State law could block Confederate statue from going anywhere

Updated: Jun. 11, 2020 at 4:23 PM CDT
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HUNTSVILLE, Ala. (WAFF) - There are unanswered questions about the future of the Confederate monument outside the Madison County Courthouse.

County commissioners approved moving the statue to a new location on Wednesday. But the question is, will the state allow it?

Gravestones fill the rolling hills at the historic Maple Hill Cemetery in downtown Huntsville. The cemetery is the final resting spot for some Alabama governors, United States senators, and hundreds of Confederate soldiers and officers.

The burial ground could be the new location of the Madison County Confederate monument. “I think the best option would be to relocate it to Maple Hill Cemetery and have it in conjunction with the confederate cemetery right there. That preserves the history of the statue and makes our courthouse welcoming to everyone,” said District Four Commissioner Phil Vandiver at Wednesday’s commission meeting.

The age of the monument plays a big factor in whether it can legally leave courthouse grounds. The Confederate soldier holding a rifle outside of the courthouse is 115 years old.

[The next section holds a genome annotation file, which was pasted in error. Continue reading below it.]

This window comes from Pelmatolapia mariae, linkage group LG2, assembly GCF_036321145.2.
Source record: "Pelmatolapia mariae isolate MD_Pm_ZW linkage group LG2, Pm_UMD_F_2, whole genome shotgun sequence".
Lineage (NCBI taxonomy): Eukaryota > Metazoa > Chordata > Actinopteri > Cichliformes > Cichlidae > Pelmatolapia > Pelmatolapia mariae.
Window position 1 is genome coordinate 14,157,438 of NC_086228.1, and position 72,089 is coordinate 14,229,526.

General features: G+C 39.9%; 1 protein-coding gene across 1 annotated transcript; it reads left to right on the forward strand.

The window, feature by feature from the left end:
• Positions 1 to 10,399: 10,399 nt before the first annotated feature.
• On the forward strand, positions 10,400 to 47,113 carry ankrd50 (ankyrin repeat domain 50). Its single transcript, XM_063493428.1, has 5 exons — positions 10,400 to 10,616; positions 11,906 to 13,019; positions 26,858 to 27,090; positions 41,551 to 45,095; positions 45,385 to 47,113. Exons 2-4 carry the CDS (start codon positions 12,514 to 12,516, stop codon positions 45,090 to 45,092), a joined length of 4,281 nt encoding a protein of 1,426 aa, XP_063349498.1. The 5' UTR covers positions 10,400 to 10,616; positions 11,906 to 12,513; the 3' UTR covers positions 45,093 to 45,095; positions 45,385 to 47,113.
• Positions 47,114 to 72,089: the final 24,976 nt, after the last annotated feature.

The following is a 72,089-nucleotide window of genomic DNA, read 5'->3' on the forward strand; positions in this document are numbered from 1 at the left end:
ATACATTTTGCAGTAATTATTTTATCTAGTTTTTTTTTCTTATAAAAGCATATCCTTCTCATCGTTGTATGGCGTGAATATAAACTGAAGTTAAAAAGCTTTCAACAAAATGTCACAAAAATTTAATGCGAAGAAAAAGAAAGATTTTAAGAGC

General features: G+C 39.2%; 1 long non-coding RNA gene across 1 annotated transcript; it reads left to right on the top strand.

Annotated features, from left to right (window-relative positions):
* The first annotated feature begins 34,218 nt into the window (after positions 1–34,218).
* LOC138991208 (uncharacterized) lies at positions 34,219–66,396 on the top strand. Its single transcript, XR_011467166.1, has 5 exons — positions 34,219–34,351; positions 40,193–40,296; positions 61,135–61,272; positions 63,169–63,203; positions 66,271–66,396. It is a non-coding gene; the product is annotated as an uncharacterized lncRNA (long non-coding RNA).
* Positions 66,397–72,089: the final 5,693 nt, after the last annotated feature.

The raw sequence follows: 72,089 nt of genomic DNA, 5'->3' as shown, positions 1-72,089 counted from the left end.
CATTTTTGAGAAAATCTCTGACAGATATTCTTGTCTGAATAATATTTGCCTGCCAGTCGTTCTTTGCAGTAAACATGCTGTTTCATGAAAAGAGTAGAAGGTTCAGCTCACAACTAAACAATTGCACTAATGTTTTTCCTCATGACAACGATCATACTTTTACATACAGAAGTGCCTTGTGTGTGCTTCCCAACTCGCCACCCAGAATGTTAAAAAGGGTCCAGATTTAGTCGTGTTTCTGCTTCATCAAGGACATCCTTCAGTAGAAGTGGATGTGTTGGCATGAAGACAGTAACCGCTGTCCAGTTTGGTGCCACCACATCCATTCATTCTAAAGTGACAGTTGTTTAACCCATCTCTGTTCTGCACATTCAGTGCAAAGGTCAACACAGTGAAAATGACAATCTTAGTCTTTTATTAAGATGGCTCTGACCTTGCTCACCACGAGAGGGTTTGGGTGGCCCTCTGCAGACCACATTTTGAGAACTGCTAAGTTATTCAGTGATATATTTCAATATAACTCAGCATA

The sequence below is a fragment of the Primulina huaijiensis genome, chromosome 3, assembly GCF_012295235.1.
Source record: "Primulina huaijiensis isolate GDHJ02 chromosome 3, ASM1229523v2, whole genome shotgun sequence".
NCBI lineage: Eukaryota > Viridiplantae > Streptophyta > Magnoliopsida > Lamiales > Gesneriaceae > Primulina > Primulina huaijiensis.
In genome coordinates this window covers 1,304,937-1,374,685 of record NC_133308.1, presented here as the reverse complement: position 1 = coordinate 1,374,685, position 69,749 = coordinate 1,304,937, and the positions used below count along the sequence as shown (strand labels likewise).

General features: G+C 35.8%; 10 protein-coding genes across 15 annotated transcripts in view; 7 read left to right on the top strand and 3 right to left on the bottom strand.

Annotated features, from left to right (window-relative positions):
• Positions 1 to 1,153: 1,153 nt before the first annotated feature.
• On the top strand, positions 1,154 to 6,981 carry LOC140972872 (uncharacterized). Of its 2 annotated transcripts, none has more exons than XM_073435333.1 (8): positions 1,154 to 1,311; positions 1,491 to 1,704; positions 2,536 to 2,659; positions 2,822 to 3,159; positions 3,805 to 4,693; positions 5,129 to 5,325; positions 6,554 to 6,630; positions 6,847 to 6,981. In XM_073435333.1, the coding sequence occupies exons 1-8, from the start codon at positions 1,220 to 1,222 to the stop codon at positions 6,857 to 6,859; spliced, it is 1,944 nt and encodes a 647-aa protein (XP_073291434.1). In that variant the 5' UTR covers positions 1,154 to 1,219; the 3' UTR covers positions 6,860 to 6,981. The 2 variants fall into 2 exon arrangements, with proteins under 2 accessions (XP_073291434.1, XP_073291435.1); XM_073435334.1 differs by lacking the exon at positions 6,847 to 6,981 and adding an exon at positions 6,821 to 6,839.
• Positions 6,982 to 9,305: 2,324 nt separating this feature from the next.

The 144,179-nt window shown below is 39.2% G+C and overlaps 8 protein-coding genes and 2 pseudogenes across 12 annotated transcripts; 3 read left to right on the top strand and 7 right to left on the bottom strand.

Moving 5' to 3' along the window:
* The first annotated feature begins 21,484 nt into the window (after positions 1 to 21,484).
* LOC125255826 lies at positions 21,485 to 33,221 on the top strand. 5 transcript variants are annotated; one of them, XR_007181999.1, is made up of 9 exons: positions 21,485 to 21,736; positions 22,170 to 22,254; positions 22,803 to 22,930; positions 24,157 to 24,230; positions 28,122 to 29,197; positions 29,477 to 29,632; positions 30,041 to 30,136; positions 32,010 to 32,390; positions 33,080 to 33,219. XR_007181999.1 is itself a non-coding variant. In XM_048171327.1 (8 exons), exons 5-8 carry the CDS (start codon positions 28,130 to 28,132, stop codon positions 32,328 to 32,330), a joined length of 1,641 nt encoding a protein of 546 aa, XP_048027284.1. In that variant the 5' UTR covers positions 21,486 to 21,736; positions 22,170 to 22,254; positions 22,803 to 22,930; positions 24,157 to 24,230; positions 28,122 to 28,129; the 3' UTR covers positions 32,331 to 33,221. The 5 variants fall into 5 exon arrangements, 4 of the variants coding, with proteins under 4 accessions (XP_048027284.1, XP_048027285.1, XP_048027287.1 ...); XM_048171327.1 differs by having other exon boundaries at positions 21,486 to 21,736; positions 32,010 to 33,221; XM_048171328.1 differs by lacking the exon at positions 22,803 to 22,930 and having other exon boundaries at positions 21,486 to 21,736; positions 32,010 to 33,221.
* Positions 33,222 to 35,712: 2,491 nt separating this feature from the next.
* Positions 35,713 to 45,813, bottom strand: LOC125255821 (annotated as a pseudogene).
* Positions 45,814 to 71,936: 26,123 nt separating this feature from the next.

Under the Memorial Preservation Act if a monument has been in place for less than 40 years, a public agency can request permission from a committee to move it.

But if a monument is older than 40 years, it cannot be removed, relocated, altered, or renamed. There are no exceptions under the law.

48 News reached out to Attorney General Steve Marshall’s office to see if they would accept the $25,000 raised by the Tennessee Valley Progressive Alliance to relocate the statue.

A spokesman said the AG’s office will enforce the law consistently against all violators.

According to Mike Lewis the spokesman for the Attorney General, their office is evaluating each case as it arises and will take action in accordance to the law.

If the attorney general does decide to sue Madison County for relocating the monument additional penalties could be tacked on to the $25,000 fine.

The Tennessee Valley Progressive Alliance posted on Facebook “what a disappointment the Madison County’s Confederate monument resolution is.”

The post went on to say:

“One way that repressive regimes work is by wearing out the opposition with dodges, delays, and redirects. That’s what’s happening here. Alabama’s racist 2017 “Memorial Preservation Act” is working exactly as intended. It’s allowing local leaders to meekly claim the problem is out of their hands. But local and state authorities still don’t understand this moment and this movement. We’re not going away. The racist monuments are coming down one way or another.”

We will keep you updated as we learn more.

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